- The Commonwealth Bank has revealed the different property scenarios it is considering as part of an economic downturn.
- Its base case has worsened slightly, expecting 11% falls if a speedy recovery commences in 2021.
- If the downturn is prolonged however, and the recovery not forthcoming, it expects price falls as great as 32% are possible.
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It’s possible Australia could have a real property price crash on its hands, the country’s largest retail bank has warned.
While assuming a downturn would shave 11% off house prices nationally, the Commonwealth Bank has projected a prolonged downturn would threaten to smash property values by nearly a third, at 32%.
If it were to pass it would eclipse the previous largest fall on record, seeing lofty valuations return to levels not seen for more than a decade, and potentially shaving as much as $300,000 from the median Sydney house price.
Revealing the simulation in its March Quarter update, released to the ASX on Wednesday, it’s a serious warning from the bank which holds the largest slice of property pie in the country, at around $446 billion in mortgage debt.
With it’s a near certainty Australia will enter a recession, it’s the duration of the downturn and the se of the proceeding recovery that remains a matter of contention, and the difference in whether we see the house price index (HPI) fall 11% – its current base case – or if they drop like a ton of bricks.
Under the former scenario, unemployment would average at 8.25% this year – Treasury is bracing itself for a 10% peak – before gradually returning to 6.5%, above pre-crisis levels, in 2022. It assumes the economy will shrink by 6% this year, before growing by the same margin in 2021.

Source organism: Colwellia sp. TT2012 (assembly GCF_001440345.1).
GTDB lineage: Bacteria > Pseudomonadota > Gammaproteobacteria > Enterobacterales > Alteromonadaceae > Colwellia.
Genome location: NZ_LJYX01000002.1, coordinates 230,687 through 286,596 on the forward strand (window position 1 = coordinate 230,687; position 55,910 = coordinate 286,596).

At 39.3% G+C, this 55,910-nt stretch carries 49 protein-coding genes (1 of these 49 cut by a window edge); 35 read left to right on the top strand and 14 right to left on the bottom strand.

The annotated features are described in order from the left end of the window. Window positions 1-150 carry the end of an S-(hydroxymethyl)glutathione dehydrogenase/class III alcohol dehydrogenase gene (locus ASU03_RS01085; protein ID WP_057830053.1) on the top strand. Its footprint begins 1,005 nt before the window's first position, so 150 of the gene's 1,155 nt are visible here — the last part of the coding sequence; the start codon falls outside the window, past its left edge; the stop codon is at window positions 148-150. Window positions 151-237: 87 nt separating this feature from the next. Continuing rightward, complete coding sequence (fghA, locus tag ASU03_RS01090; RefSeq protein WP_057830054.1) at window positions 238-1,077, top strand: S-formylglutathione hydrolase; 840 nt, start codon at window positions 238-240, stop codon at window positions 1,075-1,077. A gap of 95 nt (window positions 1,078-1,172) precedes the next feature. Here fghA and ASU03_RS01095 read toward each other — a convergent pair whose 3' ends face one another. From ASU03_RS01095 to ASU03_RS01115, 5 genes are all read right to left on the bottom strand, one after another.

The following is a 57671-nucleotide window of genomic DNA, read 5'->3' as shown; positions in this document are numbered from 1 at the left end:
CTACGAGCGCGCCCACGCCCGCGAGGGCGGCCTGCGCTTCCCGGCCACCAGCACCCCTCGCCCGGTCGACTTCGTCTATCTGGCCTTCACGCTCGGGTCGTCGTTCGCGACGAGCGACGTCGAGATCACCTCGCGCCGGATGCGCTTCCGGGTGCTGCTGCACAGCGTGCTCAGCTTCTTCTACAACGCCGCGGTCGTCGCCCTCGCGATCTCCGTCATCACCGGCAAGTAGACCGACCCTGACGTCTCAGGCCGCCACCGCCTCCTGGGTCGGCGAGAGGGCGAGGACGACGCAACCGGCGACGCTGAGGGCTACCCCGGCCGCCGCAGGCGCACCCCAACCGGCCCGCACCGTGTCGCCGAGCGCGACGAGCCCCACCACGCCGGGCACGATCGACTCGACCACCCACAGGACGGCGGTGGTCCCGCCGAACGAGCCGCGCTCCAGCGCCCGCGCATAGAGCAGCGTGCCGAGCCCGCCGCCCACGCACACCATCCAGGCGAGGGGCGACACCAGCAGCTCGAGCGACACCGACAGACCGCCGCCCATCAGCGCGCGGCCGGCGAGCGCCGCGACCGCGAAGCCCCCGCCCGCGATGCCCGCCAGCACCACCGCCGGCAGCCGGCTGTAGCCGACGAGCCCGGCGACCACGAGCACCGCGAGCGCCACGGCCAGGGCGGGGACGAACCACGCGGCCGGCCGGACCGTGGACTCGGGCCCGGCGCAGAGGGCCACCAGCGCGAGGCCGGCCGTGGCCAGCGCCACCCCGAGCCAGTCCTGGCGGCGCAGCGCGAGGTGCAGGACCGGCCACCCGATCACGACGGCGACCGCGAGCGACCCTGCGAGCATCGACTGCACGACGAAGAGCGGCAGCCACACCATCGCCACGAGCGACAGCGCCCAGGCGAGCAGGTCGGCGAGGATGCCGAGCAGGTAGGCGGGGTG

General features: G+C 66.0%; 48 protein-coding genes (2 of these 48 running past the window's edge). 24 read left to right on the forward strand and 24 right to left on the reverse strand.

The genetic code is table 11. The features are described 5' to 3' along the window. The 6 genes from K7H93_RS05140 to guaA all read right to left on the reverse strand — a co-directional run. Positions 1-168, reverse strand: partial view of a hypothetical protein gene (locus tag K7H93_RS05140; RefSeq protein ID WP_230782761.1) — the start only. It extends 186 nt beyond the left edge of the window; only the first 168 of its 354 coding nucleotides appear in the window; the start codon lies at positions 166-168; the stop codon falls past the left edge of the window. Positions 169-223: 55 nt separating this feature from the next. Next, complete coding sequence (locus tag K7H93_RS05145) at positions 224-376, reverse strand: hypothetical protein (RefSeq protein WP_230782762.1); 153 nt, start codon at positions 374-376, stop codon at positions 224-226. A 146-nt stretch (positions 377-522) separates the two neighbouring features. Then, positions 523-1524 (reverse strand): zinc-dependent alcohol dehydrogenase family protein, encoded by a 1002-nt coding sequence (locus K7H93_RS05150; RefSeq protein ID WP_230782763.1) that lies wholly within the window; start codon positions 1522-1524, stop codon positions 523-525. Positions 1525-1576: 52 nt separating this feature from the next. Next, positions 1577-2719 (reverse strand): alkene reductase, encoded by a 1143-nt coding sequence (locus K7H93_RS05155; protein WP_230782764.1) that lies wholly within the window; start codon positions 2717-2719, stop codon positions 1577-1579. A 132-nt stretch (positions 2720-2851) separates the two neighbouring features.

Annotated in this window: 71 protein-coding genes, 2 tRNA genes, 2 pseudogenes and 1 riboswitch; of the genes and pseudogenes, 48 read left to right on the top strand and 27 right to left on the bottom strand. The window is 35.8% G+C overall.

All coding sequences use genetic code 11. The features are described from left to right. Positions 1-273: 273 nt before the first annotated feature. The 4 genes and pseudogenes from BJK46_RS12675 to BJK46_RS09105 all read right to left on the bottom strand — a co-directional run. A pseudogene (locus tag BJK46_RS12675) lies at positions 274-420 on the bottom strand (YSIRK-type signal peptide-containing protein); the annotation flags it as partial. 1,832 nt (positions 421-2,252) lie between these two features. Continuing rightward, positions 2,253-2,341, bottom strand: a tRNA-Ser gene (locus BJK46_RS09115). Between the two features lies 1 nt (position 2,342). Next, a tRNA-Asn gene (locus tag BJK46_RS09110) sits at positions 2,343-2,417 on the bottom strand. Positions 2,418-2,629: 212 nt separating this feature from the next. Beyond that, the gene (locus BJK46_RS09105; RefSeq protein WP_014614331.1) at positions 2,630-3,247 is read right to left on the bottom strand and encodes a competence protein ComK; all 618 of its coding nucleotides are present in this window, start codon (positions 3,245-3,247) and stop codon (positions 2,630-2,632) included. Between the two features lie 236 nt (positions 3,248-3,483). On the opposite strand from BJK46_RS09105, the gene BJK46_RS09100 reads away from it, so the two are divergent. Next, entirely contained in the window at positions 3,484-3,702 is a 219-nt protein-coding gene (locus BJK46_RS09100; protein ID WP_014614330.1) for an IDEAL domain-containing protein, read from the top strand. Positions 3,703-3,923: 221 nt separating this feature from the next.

But property prices could plunge 32%, according to CBA, if that downturn is deeper and the recovery slower. Under this worst-case scenario, 7.1% would be wiped from the Australian economy this year – only slightly above IMF expectations – but would largely stagnate in 2021 rather than snap back.
Instead, the economy would continue shrinking 0.8% next year, with just modest growth in 2022. Unemployment meanwhile would average 9% this year, 8.5% the following year, before settling down to 6.5% in 2022.
In its update, the Commonwealth Bank revealed its provisioned $1.5 billion to cover the rise in bad debts it expects to take on as part of the economic downturn.
While startling, the figures aren’t beyond the realm of possibility, as vacancy rates surge. The National Cabinet may have begun winding back government restrictions with a view to return to business as usual by July, but the timeline of its three-stage plan hinges on no new major outbreaks of COVID-19.
With no vaccine yet ready to go, and with a failure to contain the virus likely to end in even more costly restrictions, what the path to economic recovery and business normalcy will look like remains unknown.
At any rate, it looks like it is quickly becoming a serious buyer’s market.
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